For years, ‘bricks and mortar’ has been perceived as a failsafe investment for retirement.
An investment as safe as houses?
More recently, new flexibilities introduced in 2015 have encouraged adventurous types to think beyond pensions and annuities, turning buy-to-let property into an even more popular choice.
But with rising property prices and hard-hitting changes to the tax regime, many investors are feeling ready to let go of buy-to-let. Landlord Today reported that buy-to-let landlords are in ‘retreat’, with a 25% reduction in property exchanges.
Landlords could previously offset their mortgage interest against higher rates of income tax. But now – with changes that started in April 2017, to be rolled out over a four-year period – mortgage interest relief will soon be limited to basic-rate tax only. Staying within the basic rate becomes even more difficult as property investors must now combine their rental income and their other income to set their tax rate.
To make matters worse, a 3% surcharge on stamp duty for second homes was added in April 2016.
These changes have had a significant effect on buy-to-let returns, but they’re not the only factors driving investors away.
A costly business
Every move you make as a buy-to-let investor seems to come at a high price. The list of fees and expenses is long including: mortgage fees and interest payments, fees for surveyors, solicitors and estate agents, ground rents, service charges, and management and maintenance fees. To names but a few.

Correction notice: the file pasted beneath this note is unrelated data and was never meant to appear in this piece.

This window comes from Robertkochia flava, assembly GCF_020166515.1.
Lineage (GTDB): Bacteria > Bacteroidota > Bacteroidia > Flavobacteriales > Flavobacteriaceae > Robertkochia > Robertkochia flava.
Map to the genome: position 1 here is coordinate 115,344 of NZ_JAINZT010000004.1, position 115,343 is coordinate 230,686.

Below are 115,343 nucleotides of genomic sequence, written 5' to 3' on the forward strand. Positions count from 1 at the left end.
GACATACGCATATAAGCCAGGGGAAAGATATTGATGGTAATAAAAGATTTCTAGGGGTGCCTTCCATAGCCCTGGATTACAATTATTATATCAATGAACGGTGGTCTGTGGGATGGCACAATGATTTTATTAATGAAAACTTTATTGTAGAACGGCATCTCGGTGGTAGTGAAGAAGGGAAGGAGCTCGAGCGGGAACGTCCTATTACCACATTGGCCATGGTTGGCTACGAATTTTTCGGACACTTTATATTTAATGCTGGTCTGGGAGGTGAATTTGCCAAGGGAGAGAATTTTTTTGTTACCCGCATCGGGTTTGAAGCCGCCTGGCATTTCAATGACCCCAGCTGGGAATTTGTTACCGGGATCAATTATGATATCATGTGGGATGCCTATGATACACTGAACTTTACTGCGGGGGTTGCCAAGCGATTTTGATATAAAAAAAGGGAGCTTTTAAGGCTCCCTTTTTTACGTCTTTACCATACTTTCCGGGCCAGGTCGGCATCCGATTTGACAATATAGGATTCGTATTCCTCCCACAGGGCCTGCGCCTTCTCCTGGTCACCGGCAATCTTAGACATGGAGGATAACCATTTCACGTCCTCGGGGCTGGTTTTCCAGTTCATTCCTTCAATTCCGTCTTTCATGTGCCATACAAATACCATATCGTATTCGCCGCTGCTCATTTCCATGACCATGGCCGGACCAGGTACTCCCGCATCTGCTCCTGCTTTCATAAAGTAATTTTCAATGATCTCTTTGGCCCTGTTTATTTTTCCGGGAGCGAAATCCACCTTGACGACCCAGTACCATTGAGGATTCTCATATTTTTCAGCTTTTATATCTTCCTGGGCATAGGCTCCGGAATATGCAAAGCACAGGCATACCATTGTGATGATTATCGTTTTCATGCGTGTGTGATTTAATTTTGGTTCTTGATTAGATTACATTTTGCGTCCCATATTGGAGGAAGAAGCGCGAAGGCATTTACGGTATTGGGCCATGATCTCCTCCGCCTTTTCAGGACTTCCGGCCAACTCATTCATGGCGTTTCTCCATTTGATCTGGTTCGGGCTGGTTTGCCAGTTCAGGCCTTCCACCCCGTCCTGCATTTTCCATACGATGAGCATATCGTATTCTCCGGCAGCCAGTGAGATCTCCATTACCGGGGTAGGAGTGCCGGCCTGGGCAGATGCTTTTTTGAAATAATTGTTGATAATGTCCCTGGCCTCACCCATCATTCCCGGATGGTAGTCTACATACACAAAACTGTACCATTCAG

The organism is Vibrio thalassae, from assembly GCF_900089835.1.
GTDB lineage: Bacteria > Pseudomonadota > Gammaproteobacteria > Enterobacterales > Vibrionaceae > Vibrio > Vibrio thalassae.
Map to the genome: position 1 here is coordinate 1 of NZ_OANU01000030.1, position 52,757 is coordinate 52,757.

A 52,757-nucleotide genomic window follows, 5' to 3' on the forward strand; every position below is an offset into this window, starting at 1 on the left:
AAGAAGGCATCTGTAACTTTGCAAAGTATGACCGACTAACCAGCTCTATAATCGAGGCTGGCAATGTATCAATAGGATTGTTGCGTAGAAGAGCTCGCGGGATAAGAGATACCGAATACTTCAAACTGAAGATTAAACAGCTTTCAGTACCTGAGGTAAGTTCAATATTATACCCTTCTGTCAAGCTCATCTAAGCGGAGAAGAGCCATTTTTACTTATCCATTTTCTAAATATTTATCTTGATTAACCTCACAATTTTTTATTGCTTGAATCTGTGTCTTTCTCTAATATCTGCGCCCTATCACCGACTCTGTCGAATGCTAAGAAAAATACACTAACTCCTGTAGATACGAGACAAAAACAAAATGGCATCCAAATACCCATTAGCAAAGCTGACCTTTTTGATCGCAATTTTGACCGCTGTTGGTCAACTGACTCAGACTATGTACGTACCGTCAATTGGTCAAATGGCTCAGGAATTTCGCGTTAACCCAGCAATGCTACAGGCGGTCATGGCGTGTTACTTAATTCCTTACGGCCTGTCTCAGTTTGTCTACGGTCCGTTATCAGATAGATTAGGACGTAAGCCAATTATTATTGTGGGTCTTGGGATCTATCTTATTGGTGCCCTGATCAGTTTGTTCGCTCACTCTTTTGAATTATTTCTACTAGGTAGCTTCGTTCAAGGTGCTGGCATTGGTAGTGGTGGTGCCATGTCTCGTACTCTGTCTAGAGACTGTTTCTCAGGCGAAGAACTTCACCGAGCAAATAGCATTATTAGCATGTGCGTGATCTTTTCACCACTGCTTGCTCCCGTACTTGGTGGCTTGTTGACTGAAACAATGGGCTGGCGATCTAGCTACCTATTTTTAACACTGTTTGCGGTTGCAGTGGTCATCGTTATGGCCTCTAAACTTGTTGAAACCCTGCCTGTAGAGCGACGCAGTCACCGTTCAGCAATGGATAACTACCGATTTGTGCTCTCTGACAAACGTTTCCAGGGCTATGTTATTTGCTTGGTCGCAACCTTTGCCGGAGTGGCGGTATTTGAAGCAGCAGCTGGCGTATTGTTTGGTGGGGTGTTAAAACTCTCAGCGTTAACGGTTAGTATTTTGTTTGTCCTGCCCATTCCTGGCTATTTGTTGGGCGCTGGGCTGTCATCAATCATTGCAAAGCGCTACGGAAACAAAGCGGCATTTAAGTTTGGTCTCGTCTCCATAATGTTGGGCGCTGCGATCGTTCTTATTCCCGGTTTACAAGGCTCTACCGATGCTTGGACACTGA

Selling up is particularly expensive when capital gains tax is factored in. And remember, a property forms part of your estate when you die, so there may also be inheritance tax to pay.
One of the biggest costs is the sheer hassle – the amount of time and effort required just when you may be feeling ready to slow down.
Is buy-to-let really the answer?
If you’re in a buy-to-let dilemma, take some time to think about what you really want from your investment. Is it regular income? A long-term lump sum? Are you hoping to keep the family home for your children? Do you want a challenging business project? Most of these goals could be achieved by other means.
Make the most of tax allowances
If you’re thinking of letting go of buy-to-let, consider other ways to make the most of your money. Make sure you, and your partner if you have one, are making the most of your tax-free allowances.
If you’re still working, pensions offer valuable tax advantages, and they aren’t usually subject to inheritance tax. ISAs and the personal savings allowance can also give a tax-free boost to your savings. The dividend allowance means you can earn some dividends tax-free each year.
There are a variety of options available that could be simpler and more cost effective than a buy-to-let investment. And remember that tax rules can change and taxation will vary depending on your individual circumstances. You should seek pensions and tax advice if you’re not absolutely sure. Speak to an advisor who can explore your options and help you move forward.
Interested in ways to reach your retirement goals without the hassle of being a landlord? Give us a call on 020 3823 8678 or fill in the form below to get in touch.